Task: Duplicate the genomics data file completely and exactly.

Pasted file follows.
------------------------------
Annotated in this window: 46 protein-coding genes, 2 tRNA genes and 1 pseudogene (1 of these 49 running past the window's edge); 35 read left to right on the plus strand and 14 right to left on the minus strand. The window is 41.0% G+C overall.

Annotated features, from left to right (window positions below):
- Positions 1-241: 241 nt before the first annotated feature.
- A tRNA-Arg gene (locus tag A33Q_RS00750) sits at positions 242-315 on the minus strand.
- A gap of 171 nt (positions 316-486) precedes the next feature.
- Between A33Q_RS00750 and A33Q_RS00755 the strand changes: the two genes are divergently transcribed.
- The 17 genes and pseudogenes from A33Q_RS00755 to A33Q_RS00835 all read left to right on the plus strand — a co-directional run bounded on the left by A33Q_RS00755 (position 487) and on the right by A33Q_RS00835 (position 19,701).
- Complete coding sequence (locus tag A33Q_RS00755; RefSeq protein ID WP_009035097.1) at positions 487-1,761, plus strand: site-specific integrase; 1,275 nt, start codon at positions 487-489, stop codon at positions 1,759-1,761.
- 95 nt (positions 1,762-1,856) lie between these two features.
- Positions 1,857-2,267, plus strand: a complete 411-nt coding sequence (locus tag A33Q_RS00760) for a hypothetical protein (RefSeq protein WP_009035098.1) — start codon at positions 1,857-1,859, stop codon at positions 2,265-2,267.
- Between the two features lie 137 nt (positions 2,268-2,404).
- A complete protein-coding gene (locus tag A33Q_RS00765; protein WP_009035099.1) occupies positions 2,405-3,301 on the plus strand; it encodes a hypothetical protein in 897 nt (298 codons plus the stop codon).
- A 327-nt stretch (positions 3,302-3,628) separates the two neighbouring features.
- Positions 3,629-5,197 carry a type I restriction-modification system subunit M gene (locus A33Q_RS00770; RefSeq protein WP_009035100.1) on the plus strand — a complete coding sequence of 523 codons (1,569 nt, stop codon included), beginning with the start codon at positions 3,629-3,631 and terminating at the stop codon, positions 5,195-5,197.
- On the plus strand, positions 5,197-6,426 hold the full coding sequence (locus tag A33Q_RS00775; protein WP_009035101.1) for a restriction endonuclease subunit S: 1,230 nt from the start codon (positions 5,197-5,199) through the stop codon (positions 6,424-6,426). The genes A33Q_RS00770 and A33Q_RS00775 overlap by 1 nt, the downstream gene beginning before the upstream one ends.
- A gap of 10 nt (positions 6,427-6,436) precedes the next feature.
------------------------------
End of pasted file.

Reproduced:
Annotated in this window: 46 protein-coding genes, 2 tRNA genes and 1 pseudogene (1 of these 49 running past the window's edge); 35 read left to right on the plus strand and 14 right to left on the minus strand. The window is 41.0% G+C overall.

Annotated features, from left to right (window positions below):
- Positions 1-241: 241 nt before the first annotated feature.
- A tRNA-Arg gene (locus tag A33Q_RS00750) sits at positions 242-315 on the minus strand.
- A gap of 171 nt (positions 316-486) precedes the next feature.
- Between A33Q_RS00750 and A33Q_RS00755 the strand changes: the two genes are divergently transcribed.
- The 17 genes and pseudogenes from A33Q_RS00755 to A33Q_RS00835 all read left to right on the plus strand — a co-directional run bounded on the left by A33Q_RS00755 (position 487) and on the right by A33Q_RS00835 (position 19,701).
- Complete coding sequence (locus tag A33Q_RS00755; RefSeq protein ID WP_009035097.1) at positions 487-1,761, plus strand: site-specific integrase; 1,275 nt, start codon at positions 487-489, stop codon at positions 1,759-1,761.
- 95 nt (positions 1,762-1,856) lie between these two features.
- Positions 1,857-2,267, plus strand: a complete 411-nt coding sequence (locus tag A33Q_RS00760) for a hypothetical protein (RefSeq protein WP_009035098.1) — start codon at positions 1,857-1,859, stop codon at positions 2,265-2,267.
- Between the two features lie 137 nt (positions 2,268-2,404).
- A complete protein-coding gene (locus tag A33Q_RS00765; protein WP_009035099.1) occupies positions 2,405-3,301 on the plus strand; it encodes a hypothetical protein in 897 nt (298 codons plus the stop codon).
- A 327-nt stretch (positions 3,302-3,628) separates the two neighbouring features.
- Positions 3,629-5,197 carry a type I restriction-modification system subunit M gene (locus A33Q_RS00770; RefSeq protein WP_009035100.1) on the plus strand — a complete coding sequence of 523 codons (1,569 nt, stop codon included), beginning with the start codon at positions 3,629-3,631 and terminating at the stop codon, positions 5,195-5,197.
- On the plus strand, positions 5,197-6,426 hold the full coding sequence (locus tag A33Q_RS00775; protein WP_009035101.1) for a restriction endonuclease subunit S: 1,230 nt from the start codon (positions 5,197-5,199) through the stop codon (positions 6,424-6,426). The genes A33Q_RS00770 and A33Q_RS00775 overlap by 1 nt, the downstream gene beginning before the upstream one ends.
- A gap of 10 nt (positions 6,427-6,436) precedes the next feature.